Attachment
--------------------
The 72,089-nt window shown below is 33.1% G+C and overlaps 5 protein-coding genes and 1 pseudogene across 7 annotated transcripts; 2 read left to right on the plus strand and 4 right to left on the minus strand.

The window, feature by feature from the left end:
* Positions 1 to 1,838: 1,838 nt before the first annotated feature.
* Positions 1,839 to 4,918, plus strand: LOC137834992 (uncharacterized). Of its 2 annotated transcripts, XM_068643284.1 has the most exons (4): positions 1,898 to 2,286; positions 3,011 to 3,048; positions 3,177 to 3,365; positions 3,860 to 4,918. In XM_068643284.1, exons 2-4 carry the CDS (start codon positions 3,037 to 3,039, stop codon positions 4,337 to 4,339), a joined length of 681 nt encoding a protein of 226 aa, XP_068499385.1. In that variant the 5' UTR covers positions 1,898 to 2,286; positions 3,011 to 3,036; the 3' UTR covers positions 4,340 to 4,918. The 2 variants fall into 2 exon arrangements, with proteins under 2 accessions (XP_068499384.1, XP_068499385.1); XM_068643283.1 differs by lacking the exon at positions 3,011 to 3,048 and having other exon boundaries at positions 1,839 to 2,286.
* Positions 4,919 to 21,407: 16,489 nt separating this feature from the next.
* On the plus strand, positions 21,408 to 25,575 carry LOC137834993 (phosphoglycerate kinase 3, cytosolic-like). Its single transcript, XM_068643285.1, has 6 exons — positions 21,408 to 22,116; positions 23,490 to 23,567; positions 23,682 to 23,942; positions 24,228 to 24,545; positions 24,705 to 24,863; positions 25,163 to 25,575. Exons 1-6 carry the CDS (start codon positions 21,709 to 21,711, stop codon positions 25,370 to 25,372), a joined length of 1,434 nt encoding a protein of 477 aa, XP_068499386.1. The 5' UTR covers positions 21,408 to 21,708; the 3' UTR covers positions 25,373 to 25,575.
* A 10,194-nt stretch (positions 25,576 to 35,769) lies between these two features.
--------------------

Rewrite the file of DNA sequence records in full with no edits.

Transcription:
The 72,089-nt window shown below is 33.1% G+C and overlaps 5 protein-coding genes and 1 pseudogene across 7 annotated transcripts; 2 read left to right on the plus strand and 4 right to left on the minus strand.

The window, feature by feature from the left end:
* Positions 1 to 1,838: 1,838 nt before the first annotated feature.
* Positions 1,839 to 4,918, plus strand: LOC137834992 (uncharacterized). Of its 2 annotated transcripts, XM_068643284.1 has the most exons (4): positions 1,898 to 2,286; positions 3,011 to 3,048; positions 3,177 to 3,365; positions 3,860 to 4,918. In XM_068643284.1, exons 2-4 carry the CDS (start codon positions 3,037 to 3,039, stop codon positions 4,337 to 4,339), a joined length of 681 nt encoding a protein of 226 aa, XP_068499385.1. In that variant the 5' UTR covers positions 1,898 to 2,286; positions 3,011 to 3,036; the 3' UTR covers positions 4,340 to 4,918. The 2 variants fall into 2 exon arrangements, with proteins under 2 accessions (XP_068499384.1, XP_068499385.1); XM_068643283.1 differs by lacking the exon at positions 3,011 to 3,048 and having other exon boundaries at positions 1,839 to 2,286.
* Positions 4,919 to 21,407: 16,489 nt separating this feature from the next.
* On the plus strand, positions 21,408 to 25,575 carry LOC137834993 (phosphoglycerate kinase 3, cytosolic-like). Its single transcript, XM_068643285.1, has 6 exons — positions 21,408 to 22,116; positions 23,490 to 23,567; positions 23,682 to 23,942; positions 24,228 to 24,545; positions 24,705 to 24,863; positions 25,163 to 25,575. Exons 1-6 carry the CDS (start codon positions 21,709 to 21,711, stop codon positions 25,370 to 25,372), a joined length of 1,434 nt encoding a protein of 477 aa, XP_068499386.1. The 5' UTR covers positions 21,408 to 21,708; the 3' UTR covers positions 25,373 to 25,575.
* A 10,194-nt stretch (positions 25,576 to 35,769) lies between these two features.